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Daily Review – 20/2/2019

In today’s press:

Who were advertised the most in TV, Radio and print media

InBusinessNews presents the companies that were advertised the most in December 2018, in TV, Radio and print media. Total expenditure in TV advertising for the top 10 advertisers reached €15.5m, with Alphamega supermarkets spending the most (€4,081,579), followed by Lidl with €2,078,639. In radio, the first 10 advertisers spent €3m, with Cyta leading the way with €521,655, followed by Electroline with €388,257. Advertising in print media was considerably lower in December, barely reaching €0.5m. Bank of Cyprus led the way with €82,206, followed by Vassos Eliades with €61,175, Hellenic Bank with €55,191 and Cyta with €52,072.

KEDIPES will continue with Altamira

It appears that KEDIPES will continue its cooperation with Altamira and not proceed with a new tender, Kathimerini Economy reports citing sources. The most likely scenario is that the terms of the existing contract with the Spanish company will be renegotiated. KEDIPES president Andreas Charalambous said that the collaboration with the company will be assessed and the best possible option will be chosen. The paper reminds how the government, as the Co-op’s biggest shareholder in the summer of 2017, proceeded to sidestep the tender process and directly appoint Altamira to manage €7.2b’s worth of the bank’s NPLs, which led to intense criticism and was raised when the decision was made to split the Co-op and sell part of it to Hellenic Bank.

Where the money will go

The procedure to raise €1b with a new 15-year bond is part of the government’s effort to manage the public debt. Politis reminds how the island’s public debt came under strain in 2018 due to the government’s support towards Hellenic Bank when it acquired part of the Cyprus Co-operative Bank. By end-2018, public debt reached €21.4b (provision) or 104% of GDP, while it is forecasted to drop to 85% by 2021. Financing needs for 2019 total €1.6b, which will be financed through raising €1.5b to €2b, of which €1b to €1.5b will come from tapping the markets. The current available liquidity is enough to cover the country’s financing needs for the first nine months of 2019.

RCB Bank – Expanding in the local market

RCB Bank has strengthened its portfolio of digital products through premium card acquiring services and expanded its servicing dynamic to some of the biggest merchant clients in Cyprus, including IKEA. In 2018 the card acquiring business of the Bank has shown strong development with monthly growth rates exceeding 20%.

Wish we had more of the same

Financial Commissioner Pavlos Ioannou recently announced that foreclosures of primary residences belonging to potential beneficiaries of the Estia scheme would be suspended until the end of June by KEDIPES/ALTAMIRA. Alithia comments that at a time when all we see is fancy statements and no actions, Ioannou is working behind the scenes, quietly and without conflict, responsibly finding solutions to the problems and helping people. He is reaching out to the most remote communities as well, says the paper, adding that it wishes there were more people like him.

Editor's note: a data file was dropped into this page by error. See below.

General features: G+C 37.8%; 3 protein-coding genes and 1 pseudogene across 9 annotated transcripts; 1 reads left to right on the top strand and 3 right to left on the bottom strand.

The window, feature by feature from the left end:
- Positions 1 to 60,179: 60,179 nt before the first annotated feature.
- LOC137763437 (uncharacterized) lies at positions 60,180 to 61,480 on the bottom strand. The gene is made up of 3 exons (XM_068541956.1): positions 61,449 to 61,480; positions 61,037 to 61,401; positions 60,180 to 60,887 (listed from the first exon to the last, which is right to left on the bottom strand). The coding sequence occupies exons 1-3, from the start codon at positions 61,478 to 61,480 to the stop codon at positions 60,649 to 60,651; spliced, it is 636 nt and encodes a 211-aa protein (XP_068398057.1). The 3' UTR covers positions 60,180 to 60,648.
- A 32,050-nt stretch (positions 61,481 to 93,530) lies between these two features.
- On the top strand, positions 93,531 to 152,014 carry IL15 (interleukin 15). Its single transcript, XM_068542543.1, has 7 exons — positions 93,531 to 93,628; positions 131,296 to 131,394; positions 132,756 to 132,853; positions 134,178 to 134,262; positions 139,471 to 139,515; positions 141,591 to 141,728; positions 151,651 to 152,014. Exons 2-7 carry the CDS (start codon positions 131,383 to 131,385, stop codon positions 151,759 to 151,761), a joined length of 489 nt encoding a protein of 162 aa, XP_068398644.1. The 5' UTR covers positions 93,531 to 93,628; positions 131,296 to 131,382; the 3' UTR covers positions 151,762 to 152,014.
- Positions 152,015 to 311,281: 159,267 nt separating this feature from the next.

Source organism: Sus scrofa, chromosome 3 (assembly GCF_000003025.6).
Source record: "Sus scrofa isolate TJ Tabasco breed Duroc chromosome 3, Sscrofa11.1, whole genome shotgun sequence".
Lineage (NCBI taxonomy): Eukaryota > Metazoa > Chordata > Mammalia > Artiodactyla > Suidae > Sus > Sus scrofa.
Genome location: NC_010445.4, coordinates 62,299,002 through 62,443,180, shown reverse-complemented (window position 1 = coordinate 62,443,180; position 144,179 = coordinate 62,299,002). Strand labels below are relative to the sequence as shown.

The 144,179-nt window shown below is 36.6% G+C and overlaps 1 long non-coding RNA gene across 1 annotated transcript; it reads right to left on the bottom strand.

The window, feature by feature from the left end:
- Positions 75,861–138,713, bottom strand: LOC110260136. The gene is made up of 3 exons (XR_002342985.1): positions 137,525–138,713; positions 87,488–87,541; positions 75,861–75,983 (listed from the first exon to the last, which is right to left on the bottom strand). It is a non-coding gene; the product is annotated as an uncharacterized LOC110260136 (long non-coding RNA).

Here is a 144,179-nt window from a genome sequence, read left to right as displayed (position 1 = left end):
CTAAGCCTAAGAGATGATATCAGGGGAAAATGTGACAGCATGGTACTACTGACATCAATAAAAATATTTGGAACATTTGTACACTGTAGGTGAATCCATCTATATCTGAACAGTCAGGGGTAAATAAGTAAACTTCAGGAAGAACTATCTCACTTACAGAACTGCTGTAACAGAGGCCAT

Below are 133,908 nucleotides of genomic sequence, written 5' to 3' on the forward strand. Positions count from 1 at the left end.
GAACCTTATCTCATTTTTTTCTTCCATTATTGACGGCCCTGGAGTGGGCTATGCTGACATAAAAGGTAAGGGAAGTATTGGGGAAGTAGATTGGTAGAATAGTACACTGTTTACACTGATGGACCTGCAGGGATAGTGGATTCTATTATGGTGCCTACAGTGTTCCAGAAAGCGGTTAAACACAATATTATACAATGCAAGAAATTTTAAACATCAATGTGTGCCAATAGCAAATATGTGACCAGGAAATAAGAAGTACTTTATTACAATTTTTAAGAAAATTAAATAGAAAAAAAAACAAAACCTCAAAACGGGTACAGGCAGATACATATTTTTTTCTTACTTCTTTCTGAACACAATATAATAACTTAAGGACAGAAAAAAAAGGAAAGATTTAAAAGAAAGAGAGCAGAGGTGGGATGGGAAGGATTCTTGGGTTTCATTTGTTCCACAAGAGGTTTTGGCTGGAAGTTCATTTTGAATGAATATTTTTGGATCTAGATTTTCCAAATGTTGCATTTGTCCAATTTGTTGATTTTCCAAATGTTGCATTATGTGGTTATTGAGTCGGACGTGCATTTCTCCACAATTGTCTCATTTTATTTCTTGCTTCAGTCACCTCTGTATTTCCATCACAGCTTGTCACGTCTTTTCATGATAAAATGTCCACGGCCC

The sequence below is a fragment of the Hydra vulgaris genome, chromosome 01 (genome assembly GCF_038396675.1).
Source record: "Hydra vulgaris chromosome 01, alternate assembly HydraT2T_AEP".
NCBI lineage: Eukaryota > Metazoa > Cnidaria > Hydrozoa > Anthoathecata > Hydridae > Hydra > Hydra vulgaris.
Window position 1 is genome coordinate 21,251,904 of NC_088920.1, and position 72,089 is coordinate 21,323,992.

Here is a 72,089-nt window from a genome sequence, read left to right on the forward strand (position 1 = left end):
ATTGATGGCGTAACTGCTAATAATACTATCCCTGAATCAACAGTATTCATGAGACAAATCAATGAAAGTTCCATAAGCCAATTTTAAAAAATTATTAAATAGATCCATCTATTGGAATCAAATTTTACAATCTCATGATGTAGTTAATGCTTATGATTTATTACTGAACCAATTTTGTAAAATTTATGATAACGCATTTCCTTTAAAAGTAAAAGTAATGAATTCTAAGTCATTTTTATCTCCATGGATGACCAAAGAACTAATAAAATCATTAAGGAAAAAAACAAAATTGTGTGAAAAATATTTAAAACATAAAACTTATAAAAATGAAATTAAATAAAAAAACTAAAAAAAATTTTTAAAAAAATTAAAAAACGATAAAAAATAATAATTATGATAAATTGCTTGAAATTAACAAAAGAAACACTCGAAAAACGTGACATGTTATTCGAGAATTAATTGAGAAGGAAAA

KEDIPES throws the ball at the FinMin over Co-op assets

The discussion over the requests by municipalities and communities to be granted Co-op properties to use as public buildings has turned into a ball being thrown between KEDIPES and the Finance Ministry. KEDIPES CEO Stavros Iacovou said yesterday that a list had been prepared with all of the Co-op’s assets that municipalities/communities have applied for, or which could potentially be granted for public use, but he added that it is not within KEDIPES’ authority to dictate the state’s social policy. He added that if the government wished to concede some of the assets to municipalities and communities, it will have to purchase them from KEDIPES, either by paying or by reducing KEDIPES’ debt to the state. In fact, Iacovou said that the Finance Ministry must purchase the assets at their market value, which will be determined by an independent firm.

Bank of Cyprus offers the best Private Banking

The magazine “Euromoney” has named Bank of Cyprus as the island’s best provider of Private Banking for 2019, for the fourth consecutive year.

Apply to the bank for settlements

The bondholders’ association has informed its members that they can apply to Bank of Cyprus to seek out-of-court settlement of their cases. In an announcement, it said that following consultations with BoC, holders of securities and bonds of the bank (not ex-Laiki) can visit any branch and ask for a settlement, provided that they have not filed a lawsuit against the bank. Members living abroad can submit their request in writing to the bank’s administration.

 Countdown begins for Co-op inquiry

The term of the Committee of Inquiry into the Co-op’s collapse expires in two weeks, which means the countdown has begun for the findings of its probe to be revealed, Phileleftheros reports.

 Request for separate indictment

The prosecuting authority and defence team in a trial concerning three loan agreements that were made at the Strovolos Co-op disagreed yesterday over which procedure to follow to examine a request by the defence to separate the indictment for some of the 10 plaintiffs. A new date was set for 7 March.

Sea in one place, ships in another

The biggest winner from the privatisation of Limassol port is Larnaca port, according to a brief commentary in Phileleftheros. It says that yesterday for example, Limassol port was servicing one cargo ship and one tanker. At the same time and at the much smaller port of Larnaca, five cargo ships were being serviced, while two tankers were waiting to be serviced. It says this is not just circumstantial; this has been the picture for the past months.

Landmark decision against T/C taxi drivers

The Nicosia District Court yesterday, issued a landmark decision concerning Turkish-Cypriot taxi drivers that transfer tourists from the Larnaca airport towards the occupied areas. The Court imposed a €250 penalty to a Turkish-Cypriot who was transporting tourists with his car for a fee with a car he didn’t declare as taxi. Phileleftheros reports that Greek-Cypriot taxi drivers have been complaining for a long time, that their Turkish-Cypriot colleagues or private representatives of hotels or casinos are stealing their customers by picking up tourists from the airport and dropping them off to hotels in the occupied north.

Kallipoleos or casino?

The author argues that while people are struggling to find their way around Nicosia, in which many streets have been cut-off for road works or revamp works, the government has other priorities. The article argues that the government failed to see what the city needs, by prioritising the casino and the high-rise buildings.